The doughnut, lowly no more
Published: Thursday, January 14, 2010 at 6:01 a.m.
Last Modified: Wednesday, January 13, 2010 at 3:48 p.m.
Pomegranate thyme and bing cherry balsamic might sound like salad dressings, and lemon chamomile creme custard may evoke thoughts of fancy teas, but they're actually cutting edge flavors in the latest fad to hit the baking scene: doughnuts.
So much for glazed and jelly.
Fresh off the nation's fascination with cupcakes, bakers across the country are experimenting with gourmet flavor combinations and unorthodox ingredients in doughnuts, everything from meats to Cocoa Puffs breakfast cereal.
At Glazed Donuts Chicago, for example, mint leaves spring from the holes of iced mint mojito doughnuts. Baker Kirsten Anderson also adds grape jelly to the dough of her peanut-butter-and-jelly doughnuts.
“You're taking a relatively inexpensive item, and you're turning it into a luxury item,” says Anderson, whose seasonal offerings also have included butternut squash and white chocolate blueberry doughnuts.
“So maybe people can't afford the best house or the best car, but they can go out and buy a piece of indulgence at a price they can afford.”
Paul Mullins, author of “Glazed America: A History of the Doughnut,” calls them “designer doughnuts,” and says the trend defies the stereotype of doughnut shops as laborers lingering over burnt coffee and bad doughnuts.
And fancy doughnuts are increasingly common. Designer doughnut shops, bakeries and related businesses have proved popular with young urbanites on both coasts, as well as large cities such as Chicago, Mullins says.
“The chefs, they're really skilled. They are really creative,” he says. “These designer doughnuts by regular Krispy Kreme-standards are pricey, but by haute-cuisine standards, $5 or $6, that's not that much.”
The doughnut-makers are playing with consumers' notions of creativity and curiosity, Mullins says. “What in the world does a chamomile doughnut taste like? I don't know if I'd want it on an every-week basis, but I'd give it a shot.”
Michelle Vazquez, owner of Mandarin Gourmet Donut Shoppe in Miami (home to the chamomile creation, as well as a guava and cheese variety), says her doughnuts are attractive to health-conscious customers who want something “a little bit higher-class than a regular doughnut.”
She uses organic ingredients, trans-fat-free oil, seasonal fresh fruits, Ghiradelli chocolates and cheeses such as savory French fromage blanc and creamy Italian mascarpone.
Mark Isreal, owner of Doughnut Plant in New York City, sees doughnuts as palettes for creativity and experimentation. He created a square doughnut filled with homemade jelly. Other recent flavors have included peanut butter, roasted chestnuts, cranberries and coconut.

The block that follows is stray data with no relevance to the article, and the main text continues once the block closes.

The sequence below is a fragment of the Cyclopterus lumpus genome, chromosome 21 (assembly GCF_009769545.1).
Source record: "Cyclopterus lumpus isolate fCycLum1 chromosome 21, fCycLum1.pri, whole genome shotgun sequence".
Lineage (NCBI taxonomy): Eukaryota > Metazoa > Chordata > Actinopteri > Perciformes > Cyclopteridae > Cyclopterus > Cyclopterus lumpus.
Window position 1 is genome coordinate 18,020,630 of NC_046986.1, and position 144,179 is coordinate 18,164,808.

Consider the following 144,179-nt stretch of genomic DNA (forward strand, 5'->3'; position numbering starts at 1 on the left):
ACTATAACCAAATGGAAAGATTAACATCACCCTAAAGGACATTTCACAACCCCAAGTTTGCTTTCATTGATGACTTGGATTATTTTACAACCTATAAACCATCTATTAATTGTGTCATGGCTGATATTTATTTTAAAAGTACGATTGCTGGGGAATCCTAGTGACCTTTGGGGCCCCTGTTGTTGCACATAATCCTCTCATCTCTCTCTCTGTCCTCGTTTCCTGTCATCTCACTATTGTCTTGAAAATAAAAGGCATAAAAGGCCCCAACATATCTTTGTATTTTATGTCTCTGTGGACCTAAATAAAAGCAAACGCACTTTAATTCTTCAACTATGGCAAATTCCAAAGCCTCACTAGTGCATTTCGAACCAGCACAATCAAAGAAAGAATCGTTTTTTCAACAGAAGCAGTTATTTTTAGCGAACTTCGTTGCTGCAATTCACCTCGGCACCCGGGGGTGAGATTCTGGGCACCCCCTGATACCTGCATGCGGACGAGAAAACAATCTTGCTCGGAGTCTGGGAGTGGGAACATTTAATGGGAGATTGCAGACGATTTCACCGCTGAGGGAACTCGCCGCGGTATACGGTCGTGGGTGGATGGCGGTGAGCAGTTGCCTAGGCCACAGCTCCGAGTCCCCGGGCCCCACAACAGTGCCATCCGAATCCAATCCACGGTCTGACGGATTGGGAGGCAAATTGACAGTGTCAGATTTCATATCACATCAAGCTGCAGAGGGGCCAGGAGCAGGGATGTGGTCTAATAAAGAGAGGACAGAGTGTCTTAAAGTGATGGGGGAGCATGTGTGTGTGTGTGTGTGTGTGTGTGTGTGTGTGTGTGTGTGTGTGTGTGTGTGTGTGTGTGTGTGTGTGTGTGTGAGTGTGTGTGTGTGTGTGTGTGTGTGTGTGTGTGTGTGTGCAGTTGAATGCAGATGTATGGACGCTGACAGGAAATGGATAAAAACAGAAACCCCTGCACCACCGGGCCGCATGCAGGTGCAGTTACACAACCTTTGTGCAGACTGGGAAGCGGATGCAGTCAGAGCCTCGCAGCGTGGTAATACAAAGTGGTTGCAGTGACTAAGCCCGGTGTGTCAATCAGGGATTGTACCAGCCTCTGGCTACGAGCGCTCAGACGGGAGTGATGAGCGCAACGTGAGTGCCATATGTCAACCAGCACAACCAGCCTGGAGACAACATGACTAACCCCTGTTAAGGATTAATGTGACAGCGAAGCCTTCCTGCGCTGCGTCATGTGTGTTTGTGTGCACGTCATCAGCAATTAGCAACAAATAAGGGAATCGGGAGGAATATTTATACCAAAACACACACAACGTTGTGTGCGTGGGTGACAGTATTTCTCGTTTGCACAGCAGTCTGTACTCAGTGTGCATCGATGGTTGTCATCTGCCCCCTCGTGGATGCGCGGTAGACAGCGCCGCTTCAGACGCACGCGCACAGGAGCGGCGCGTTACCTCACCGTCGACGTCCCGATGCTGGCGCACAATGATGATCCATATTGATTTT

“The bakery is my artist's studio in a way, where I create,” Isreal says. “You're going to have a flavor and a texture that is totally new for a doughnut and that's exciting.”
Designer doughnuts aren't as popular as cupcakes, which spawned a craze of cafes and bakeries, but the groundwork is there, says Sarah Levy, a pastry chef who owns two dessert shops in Chicago and is author of “Sweetness: Delicious Baked Treats for Every Occasion.”
“It's an item where you can put a unique twist to it to kind of freshen it and make it exciting again,” she says. “It's kind of a cool blank slate that you can doctor up and make them festive with different ingredients.”
At Voodoo Doughnuts in Portland, Ore., owner Kenneth “Cat Daddy” Pogson says the bakery puts a signature stamp on doughnuts by using sugar cereals such as Fruit Loops and bacon strips as ingredients. The shop's bacon maple bar doughnut came to be after a discussion about mixing savory and sweet flavors.
“I walked in with some bacon one day, and boom, there it was,” Pogson says. “Two strips of bacon.”
Back in Chicago, Anderson makes doughnuts for customers like Ellen Pecciotto of Chicago, who bought butternut squash and frosted apple-cider doughnuts.
“I love the different flavors,” Pecciotto said after making her purchase at a recent local farmer's market. “Nobody does that.”
Anderson says she will continue to experiment with her doughnut flavors.
“There's a lot of room for growth,” she said. “I think things are just beginning.”
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